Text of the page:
Mitt Romney, Donald Trump
Speaking of character falling short… Photo credit: DonkeyHotey / WhoWhatWhy (CC BY-SA 2.0) See complete attribution below.

Opinion: Many GOP lawmakers recognize President Donald Trump is bad for the country, as exemplified by Sen. Mitt Romney’s (UT) recent Washington Post op-ed. But the chances of him or any of them diverging from the Trump agenda are slim to none.

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Speaking truth to power is important — but it matters little if the words aren’t backed up by action. And there may not be a more apparent truth than the moral bankruptcy of the country’s most powerful person, President Donald Trump.

Everybody in politics knows this. On the Republican side, most lawmakers or members of the administration will only acknowledge it when being granted anonymity — because Trump now so dominates the GOP that they fear repercussions. Every now and then, however, somebody will go on the record and say what is undeniably obvious.

Last year, these were mostly lawmakers who were on the way out, such as Sens. Jeff Flake (R-AZ) and Bob Corker (R-TN). This week, the new congressional session began with newly elected Sen. Mitt Romney (R-UT) penning an op-ed in which he concluded that Trump’s “character falls short,” which is a monumental understatement.

If history is any indication, however, Romney will not let actions follow his words. Instead, he will walk in near lockstep with a party that seems willing to follow Trump off whatever cliff he is hurtling toward. Whether that is the administration’s barbaric child separation policy, destroying the environment, sabotaging health care for those most in need, or cutting programs for the poor.

That’s unfortunate because Republican senators, in particular, could be a vital check on the president. In a closely divided Senate, they have a lot of influence. Flake provided a glimpse of that last year when he single-handedly gummed up the works for weeks after refusing to support any of Trump’s judicial nominees unless he got a vote on legislation protecting special counsel Robert Mueller.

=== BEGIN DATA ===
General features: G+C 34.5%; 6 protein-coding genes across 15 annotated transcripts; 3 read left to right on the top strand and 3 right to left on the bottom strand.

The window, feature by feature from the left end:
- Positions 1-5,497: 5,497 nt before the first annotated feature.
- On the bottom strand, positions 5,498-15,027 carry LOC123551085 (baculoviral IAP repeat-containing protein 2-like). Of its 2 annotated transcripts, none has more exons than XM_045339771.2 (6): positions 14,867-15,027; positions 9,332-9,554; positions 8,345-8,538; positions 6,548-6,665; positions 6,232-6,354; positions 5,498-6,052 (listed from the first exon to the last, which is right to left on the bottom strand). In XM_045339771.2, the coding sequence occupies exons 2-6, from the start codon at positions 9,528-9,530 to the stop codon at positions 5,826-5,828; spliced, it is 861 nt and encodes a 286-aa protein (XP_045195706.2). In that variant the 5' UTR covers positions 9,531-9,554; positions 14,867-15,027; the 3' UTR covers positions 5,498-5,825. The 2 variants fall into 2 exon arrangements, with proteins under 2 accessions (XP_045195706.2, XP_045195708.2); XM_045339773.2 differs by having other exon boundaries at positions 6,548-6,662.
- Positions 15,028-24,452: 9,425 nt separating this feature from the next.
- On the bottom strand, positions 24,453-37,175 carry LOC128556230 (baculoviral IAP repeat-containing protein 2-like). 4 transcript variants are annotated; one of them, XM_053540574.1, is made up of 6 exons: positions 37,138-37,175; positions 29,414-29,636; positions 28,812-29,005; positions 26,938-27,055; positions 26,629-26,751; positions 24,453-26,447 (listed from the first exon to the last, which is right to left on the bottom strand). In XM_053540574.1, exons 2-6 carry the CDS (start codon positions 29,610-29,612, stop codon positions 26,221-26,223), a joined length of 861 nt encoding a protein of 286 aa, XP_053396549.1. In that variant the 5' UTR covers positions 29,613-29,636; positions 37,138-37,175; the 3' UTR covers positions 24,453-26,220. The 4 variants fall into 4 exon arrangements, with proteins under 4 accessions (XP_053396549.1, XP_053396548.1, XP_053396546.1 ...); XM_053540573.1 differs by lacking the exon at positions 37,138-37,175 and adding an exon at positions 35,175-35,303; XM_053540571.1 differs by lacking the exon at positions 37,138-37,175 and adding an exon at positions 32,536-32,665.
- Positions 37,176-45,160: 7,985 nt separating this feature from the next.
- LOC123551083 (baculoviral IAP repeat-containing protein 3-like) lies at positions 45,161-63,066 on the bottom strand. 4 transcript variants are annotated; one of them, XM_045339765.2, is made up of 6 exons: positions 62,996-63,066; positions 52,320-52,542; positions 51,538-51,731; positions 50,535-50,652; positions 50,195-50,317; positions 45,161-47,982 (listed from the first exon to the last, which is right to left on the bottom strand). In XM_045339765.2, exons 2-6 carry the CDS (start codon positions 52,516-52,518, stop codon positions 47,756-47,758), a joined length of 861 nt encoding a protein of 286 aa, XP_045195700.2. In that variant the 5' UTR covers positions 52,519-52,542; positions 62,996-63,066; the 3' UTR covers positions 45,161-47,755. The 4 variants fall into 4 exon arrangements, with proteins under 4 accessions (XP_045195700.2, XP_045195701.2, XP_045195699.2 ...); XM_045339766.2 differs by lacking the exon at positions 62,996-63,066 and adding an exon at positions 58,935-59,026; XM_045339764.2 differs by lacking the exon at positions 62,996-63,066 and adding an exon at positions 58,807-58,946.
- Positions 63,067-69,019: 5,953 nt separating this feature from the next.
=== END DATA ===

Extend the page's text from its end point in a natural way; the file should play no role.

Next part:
Of course, he easily could have gone much further. Flake’s vote, for example, was vital to confirming Brett Kavanaugh to the Supreme Court. If he felt so strongly about protecting Mueller, why did he not make his support for Kavanaugh contingent on legislation shielding the special counsel from Trump?

For Romney, the proof is in the pudding. With a slightly larger GOP majority, it will be more difficult for him to use his position to effect meaningful changes from the Trump administration. The rest of the remaining GOP senators have already shown that they are spineless. But it can be done.

Romney got a coveted Senate Foreign Relations Committee seat, which would allow him to highlight his foreign policy differences. He could also use holds or other procedural gimmicks to slow Senate business to a crawl.

Will he? It’s unlikely. If he doesn’t, he is even worse than the other cowards in the GOP because he has already shown with his op-ed that he knows exactly who Trump is. By not acting to keep the president from taking a wrecking ball to US institutions and relationships, Romney and others like him are complicit — and history will judge them harshly.

Down the road, it won’t matter that they occasionally spoke out or once wrote an editorial lamenting that the president lacks character. All people will care about is what they did about it.

The cartoon above was created by DonkeyHotey for WhoWhatWhy from these images: Mitt Romney caricature (DonkeyHotey / Flickr – CC BY 2.0), tiles (Ralf Steinberger / Flickr – CC BY 2.0), and clothespin (Erik Burton / Flickr – CC BY 2.0).


  • Klaus Marre

    Klaus Marre is a writer, editor, former congressional reporter, and director of the WhoWhatWhy Mentor Apprentice Program. Follow him on Twitter @KlausMarre.

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  • DonkeyHotey

    DonkeyHotey creates art to illustrate news articles and opinion pieces. His current work is a combination of caricature, photo collage, and photo manipulation.

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